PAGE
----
Flickr is trying to stay afloat in an era of Instagram and Facebook
Flickr is trying to reclaim its throne as the king of photo-sharing apps with a major redesign of its services.
The Yahoo-owned site announced Thursday a string of new features for its desktop and mobile platforms. Among the features are an updated search algorithm that allows you to find images with a certain color, size or orientation, as well as a new cloud-based Camera Roll that can auto-organize your photos across over 60 categories including landscapes, animals and screenshots.
It’s the second major update in two years as Flickr, once the go-to site for photo-sharing back in the mid-2000s, attempts to stay afloat in an era of Instagram and Facebook. In 2013, Flickr underwent a series of massive changes that were met with mixed reviews: while every user was given a free terabyte of storage (that’s about 70 times Google Drive’s free storage), many still were angered by the elimination of paid unlimited storage and the design overhaul.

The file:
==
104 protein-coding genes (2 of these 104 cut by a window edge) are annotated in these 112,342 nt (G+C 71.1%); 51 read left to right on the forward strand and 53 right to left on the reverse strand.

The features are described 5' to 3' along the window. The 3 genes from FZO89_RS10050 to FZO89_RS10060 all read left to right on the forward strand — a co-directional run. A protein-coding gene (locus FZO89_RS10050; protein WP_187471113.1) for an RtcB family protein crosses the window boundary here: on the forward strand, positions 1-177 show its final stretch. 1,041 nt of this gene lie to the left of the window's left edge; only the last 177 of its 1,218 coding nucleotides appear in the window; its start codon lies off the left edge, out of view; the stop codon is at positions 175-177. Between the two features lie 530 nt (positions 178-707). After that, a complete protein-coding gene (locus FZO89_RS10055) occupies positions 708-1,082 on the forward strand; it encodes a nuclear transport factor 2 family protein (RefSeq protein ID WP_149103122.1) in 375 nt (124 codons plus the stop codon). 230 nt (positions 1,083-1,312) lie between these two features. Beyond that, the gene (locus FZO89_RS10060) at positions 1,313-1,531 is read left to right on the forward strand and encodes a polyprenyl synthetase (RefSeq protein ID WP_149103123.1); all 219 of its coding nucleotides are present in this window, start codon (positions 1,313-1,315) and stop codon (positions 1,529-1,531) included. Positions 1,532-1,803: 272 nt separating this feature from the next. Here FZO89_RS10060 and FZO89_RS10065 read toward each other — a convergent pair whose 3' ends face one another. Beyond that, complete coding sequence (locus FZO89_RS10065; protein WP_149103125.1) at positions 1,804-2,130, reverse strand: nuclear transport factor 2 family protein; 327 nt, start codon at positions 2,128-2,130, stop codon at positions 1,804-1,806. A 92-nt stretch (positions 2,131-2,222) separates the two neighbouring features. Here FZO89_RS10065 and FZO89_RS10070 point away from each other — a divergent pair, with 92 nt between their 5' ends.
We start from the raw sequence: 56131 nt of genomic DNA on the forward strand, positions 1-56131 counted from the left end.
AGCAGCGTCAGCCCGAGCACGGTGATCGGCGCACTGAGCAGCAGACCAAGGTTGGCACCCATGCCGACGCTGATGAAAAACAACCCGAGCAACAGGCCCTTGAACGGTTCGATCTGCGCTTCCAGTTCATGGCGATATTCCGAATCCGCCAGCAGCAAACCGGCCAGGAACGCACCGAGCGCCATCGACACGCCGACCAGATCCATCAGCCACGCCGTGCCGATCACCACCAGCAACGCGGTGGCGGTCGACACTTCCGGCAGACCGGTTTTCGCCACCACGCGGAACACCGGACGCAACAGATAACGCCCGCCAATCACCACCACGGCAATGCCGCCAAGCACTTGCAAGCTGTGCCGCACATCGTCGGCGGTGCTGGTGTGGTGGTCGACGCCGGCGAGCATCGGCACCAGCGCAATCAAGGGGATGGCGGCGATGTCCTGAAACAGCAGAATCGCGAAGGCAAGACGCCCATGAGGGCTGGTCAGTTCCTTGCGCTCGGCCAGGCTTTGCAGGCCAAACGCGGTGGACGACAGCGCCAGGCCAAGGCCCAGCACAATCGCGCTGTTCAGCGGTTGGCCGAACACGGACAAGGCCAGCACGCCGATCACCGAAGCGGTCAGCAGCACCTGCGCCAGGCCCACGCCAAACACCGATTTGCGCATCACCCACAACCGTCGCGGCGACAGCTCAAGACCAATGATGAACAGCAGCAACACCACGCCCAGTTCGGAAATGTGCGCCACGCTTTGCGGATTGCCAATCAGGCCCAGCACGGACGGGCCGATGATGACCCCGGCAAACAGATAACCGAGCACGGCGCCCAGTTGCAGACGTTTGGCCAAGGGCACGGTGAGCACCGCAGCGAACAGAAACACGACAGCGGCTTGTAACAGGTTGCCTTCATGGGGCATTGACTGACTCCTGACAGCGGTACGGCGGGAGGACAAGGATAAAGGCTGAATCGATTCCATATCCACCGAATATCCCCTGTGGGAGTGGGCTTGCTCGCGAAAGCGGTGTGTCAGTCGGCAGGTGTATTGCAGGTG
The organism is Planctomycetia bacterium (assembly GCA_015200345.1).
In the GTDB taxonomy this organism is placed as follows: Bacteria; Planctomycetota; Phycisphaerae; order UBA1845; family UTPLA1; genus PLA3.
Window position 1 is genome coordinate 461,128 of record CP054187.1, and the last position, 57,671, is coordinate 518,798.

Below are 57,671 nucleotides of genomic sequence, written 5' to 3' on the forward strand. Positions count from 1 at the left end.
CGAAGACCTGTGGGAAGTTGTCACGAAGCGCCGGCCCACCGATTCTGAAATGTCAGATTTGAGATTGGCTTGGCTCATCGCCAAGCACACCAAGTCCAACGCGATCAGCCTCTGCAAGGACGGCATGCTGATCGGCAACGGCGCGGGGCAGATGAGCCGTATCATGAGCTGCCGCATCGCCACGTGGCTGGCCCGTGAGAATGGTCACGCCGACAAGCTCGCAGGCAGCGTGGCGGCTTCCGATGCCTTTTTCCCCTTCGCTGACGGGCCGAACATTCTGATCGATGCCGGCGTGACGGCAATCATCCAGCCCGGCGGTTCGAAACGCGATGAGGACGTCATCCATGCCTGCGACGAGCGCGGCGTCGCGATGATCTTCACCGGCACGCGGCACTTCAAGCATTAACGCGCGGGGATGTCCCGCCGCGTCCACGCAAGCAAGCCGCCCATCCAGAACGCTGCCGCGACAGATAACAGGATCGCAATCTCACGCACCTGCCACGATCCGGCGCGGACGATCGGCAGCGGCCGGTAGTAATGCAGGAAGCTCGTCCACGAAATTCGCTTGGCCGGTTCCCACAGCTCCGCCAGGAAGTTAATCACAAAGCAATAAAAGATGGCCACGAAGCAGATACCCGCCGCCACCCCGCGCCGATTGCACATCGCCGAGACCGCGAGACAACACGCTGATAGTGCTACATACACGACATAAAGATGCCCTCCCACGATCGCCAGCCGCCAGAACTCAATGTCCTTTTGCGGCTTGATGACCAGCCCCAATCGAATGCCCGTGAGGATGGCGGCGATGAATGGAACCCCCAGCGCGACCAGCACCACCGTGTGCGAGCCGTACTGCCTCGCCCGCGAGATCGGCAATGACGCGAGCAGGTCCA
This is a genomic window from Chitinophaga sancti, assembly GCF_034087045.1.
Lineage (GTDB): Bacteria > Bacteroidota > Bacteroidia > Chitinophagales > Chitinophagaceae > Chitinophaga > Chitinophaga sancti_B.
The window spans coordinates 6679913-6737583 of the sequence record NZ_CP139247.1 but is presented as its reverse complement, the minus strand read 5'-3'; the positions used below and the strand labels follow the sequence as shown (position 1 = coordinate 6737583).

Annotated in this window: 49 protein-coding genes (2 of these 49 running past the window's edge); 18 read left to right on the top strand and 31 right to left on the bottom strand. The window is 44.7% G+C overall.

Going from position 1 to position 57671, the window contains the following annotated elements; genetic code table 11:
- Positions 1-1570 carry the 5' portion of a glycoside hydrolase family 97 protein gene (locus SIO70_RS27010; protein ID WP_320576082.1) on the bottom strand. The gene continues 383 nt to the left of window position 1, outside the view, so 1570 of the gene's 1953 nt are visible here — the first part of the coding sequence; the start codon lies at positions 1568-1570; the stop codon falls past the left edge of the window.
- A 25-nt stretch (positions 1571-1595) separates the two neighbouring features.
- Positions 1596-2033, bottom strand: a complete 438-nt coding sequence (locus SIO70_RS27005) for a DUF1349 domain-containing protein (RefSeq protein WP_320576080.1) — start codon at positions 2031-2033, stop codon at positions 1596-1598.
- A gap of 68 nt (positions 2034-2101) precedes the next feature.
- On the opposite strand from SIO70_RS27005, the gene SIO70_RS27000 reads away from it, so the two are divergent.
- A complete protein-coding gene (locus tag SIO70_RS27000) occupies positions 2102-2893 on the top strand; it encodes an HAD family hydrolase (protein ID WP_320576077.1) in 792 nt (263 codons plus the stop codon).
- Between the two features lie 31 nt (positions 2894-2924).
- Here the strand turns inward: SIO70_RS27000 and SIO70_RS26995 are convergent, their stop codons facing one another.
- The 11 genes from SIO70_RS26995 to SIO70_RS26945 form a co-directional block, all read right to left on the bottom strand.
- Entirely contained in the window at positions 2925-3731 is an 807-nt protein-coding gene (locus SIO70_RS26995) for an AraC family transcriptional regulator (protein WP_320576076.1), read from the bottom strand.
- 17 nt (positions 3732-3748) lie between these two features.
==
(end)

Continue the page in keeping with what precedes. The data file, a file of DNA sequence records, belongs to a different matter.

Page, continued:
The updates are Flickr’s latest attempts to stay relevant in a sector that has exploded in just a couple of years. Back in 2008, Flickr and its main competitor Facebook — both four years old at the time — had comparable shares of the some 20 million photos shared online daily, according to estimates in KPCB’s annual Internet Trends report. Flash forward to 2014 and about 1.8 billion photos were being shared online daily, with about 350 million on Facebook, 60 million on Instagram, 700 million on Snapchat and Whatsapp each — but fewer than 10 million on Flickr.